Re­tail brands are reach­ing out to con­sumers through dig­i­tal me­dia, but are malls fol­low­ing suit?

Gulf Marketing Review - - SECTOR ANALYSIS -

E-COM­MERCE RE­MAINS lim­ited in the Mena re­gion. And al­though re­tail­ers are play­ing it safe, there are some ef­fec­tive prac­tises be­ing de­vel­oped, ac­cord­ing to online ex­perts.

“There has been a slower-than-ex­pected move by large com­pa­nies and brands into e-com­merce. There is still de­sire, but also a lot of hes­i­tancy. Even ex­per­i­men­ta­tion has been quite slow,” says Louis Leb­bos, found­ing part­ner of As­tro­labs – a web­site for star­tups and en­trepreneurs es­tab­lished this year.

“There is more ac­tiv­ity start­ing in very spe­cific niches of e-com­merce, but in gen­eral, the ma­jor­ity of new star­tups are aim­ing at lower cap­i­tal mod­els, such as flash sales, mar­ket­places and com­par­i­son sites,” he adds.

Com­pa­nies that are go­ing online are mas­ter­ing the fun­da­men­tals of the in-store shop­ping ex­pe­ri­ence.

Ne­spresso MEAC’s re­gional man­ager, Pierre De­bayle, says: “From the feed­back we have re­ceived, it will re­main a pri­or­ity that we pro­vide the same level of ser­vice to our cus­tomers online, as we do in our bou­tiques, with a user-friendly in­ter­face, prompt de­liv­ery and ac­ces­si­ble cus­tomer care at the fore­front.”

Con­sumers are now de­mand­ing ba­sic online shop­ping priv­i­leges, such as free ship­ping and free re­turns on pur­chased items. In the US and Euro­pean mar­kets, ‘ship to store’ ser­vices tend to be viewed by con­sumers as a means to avoid ship­ping costs, while lead­ing to in­cre­men­tal sales gains for re­tail­ers. In the Mena re­gion, how­ever, the mar­ket isn’t fully de­vel­oped for this to take off.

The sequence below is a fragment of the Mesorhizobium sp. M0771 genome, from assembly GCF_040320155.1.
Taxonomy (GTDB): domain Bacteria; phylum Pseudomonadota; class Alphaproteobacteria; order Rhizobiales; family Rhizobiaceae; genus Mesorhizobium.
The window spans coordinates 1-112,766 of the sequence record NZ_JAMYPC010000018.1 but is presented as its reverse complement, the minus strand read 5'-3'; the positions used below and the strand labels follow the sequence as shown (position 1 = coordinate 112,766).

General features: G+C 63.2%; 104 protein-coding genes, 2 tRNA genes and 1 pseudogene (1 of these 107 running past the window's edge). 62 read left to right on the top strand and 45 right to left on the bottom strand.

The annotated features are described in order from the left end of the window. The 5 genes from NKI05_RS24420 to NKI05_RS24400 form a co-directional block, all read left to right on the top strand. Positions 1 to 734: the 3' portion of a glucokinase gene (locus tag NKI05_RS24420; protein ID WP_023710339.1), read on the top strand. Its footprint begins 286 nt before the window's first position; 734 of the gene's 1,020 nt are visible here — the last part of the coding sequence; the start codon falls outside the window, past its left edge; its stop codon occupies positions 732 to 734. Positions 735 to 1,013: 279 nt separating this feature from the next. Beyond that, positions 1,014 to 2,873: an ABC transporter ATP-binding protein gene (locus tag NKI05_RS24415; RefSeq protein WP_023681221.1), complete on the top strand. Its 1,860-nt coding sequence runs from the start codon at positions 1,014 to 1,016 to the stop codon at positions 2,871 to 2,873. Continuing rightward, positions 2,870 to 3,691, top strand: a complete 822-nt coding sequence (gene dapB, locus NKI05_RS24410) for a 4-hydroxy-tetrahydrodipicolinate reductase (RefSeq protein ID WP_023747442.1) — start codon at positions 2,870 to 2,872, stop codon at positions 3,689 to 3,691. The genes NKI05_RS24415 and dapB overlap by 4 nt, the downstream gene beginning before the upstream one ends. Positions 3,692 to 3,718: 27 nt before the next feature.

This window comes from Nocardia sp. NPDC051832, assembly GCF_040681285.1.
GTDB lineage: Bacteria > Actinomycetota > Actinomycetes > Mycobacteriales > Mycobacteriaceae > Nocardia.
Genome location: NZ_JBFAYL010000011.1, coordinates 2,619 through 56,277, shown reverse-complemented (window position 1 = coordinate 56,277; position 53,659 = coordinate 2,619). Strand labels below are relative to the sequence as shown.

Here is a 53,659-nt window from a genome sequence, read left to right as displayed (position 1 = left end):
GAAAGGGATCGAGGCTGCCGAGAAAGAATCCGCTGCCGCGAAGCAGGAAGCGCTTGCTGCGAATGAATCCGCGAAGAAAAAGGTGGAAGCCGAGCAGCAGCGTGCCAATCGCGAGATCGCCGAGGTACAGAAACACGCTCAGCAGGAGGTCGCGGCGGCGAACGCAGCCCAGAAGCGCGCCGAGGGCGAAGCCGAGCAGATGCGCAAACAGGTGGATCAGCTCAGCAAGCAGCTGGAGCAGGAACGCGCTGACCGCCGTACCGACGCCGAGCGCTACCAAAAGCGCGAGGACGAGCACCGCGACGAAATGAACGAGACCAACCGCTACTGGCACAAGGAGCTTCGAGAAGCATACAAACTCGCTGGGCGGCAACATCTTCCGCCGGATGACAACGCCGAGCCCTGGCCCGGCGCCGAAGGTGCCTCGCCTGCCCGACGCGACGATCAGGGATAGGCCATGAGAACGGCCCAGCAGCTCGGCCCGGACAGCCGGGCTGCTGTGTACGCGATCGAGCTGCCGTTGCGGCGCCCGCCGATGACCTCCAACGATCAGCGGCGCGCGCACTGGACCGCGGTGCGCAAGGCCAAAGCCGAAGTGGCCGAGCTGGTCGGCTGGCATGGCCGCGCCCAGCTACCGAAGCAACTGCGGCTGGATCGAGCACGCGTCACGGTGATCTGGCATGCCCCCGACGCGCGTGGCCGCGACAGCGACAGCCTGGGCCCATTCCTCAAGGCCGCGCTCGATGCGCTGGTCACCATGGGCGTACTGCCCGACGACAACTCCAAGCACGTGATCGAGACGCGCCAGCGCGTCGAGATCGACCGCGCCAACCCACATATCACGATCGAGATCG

In-store web brows­ing has been the norm for a while, but the ad­vent of tablets has thrown up a chal­lenge to re­tail­ers.

While smart­phones are be­com­ing dis­rup­tive to the tra­di­tional re­tail en­vi­ron­ment through ‘show­room­ing’, tablets are chang­ing shop­ping be­hav­iour in dif­fer­ent ways. Be­cause tablets’ func­tion­al­i­ties closely re­sem­ble that of com­put­ers, they are not in­flu­enc­ing in-store shop­ping ex­pe­ri­ence as much as they are driv­ing in-home shop­ping be­hav­iour.

In fact, ac­cord­ing to The 2013 UPS Pulse of the Online Shop­per Study, which looked at e-com­merce spend in the US last year, tablet users are more likely than smart­phone own­ers to re­search prod­uct fea­tures and com­pare prices online.

Alexan­der Rauser, CEO of dig­i­tal agency Pro­to­type In­ter­ac­tive, says: “With a long bat­tery life and im­proved brows­ing ex­pe­ri­ence, tablets can of­fer the same porta­bil­ity as smart­phones, but with a larger screen space al­low­ing users to view prod­uct in­for­ma­tion, video demos and sug­gested re­lated prod­ucts from the com­fort of their home.

“There­fore, the ne­ces­sity to view, feel, dou­ble-check and test the real prod­uct op­tions in­store is no longer a ‘must have’ ex­pe­ri­ence be­fore a pur­chas­ing de­ci­sion is made. Th­ese are some of the main rea­sons why tablets drive users to­wards in-home shop­ping, rather than in-store.”

Baiju Kurieash, man­ag­ing di­rec­tor and CEO of the Dubai-based mar­ket­ing man­age­ment com­pany BUZ, adds: “Malls have to join the on­go­ing dig­i­tal evo­lu­tion. To­day’s cus­tomers are well con­nected and so­cial me­dia feeds can add a per­sonal touch.

“Re­tail­ers are of­fer­ing vir­tual stores, and cus­tomers are in­ter­ested, so malls also need to wel­come the new age of vir­tual stores, cre­ate in­ter­ac­tions through so­cial net­work­ing plat­forms, run com­pe­ti­tions and stay con­nected with their au­di­ence at all times.”

Back to ba­sics: Shop­pers are now de­mand­ing sim­ple online priv­i­leges, such as free ship­ping and re­turns

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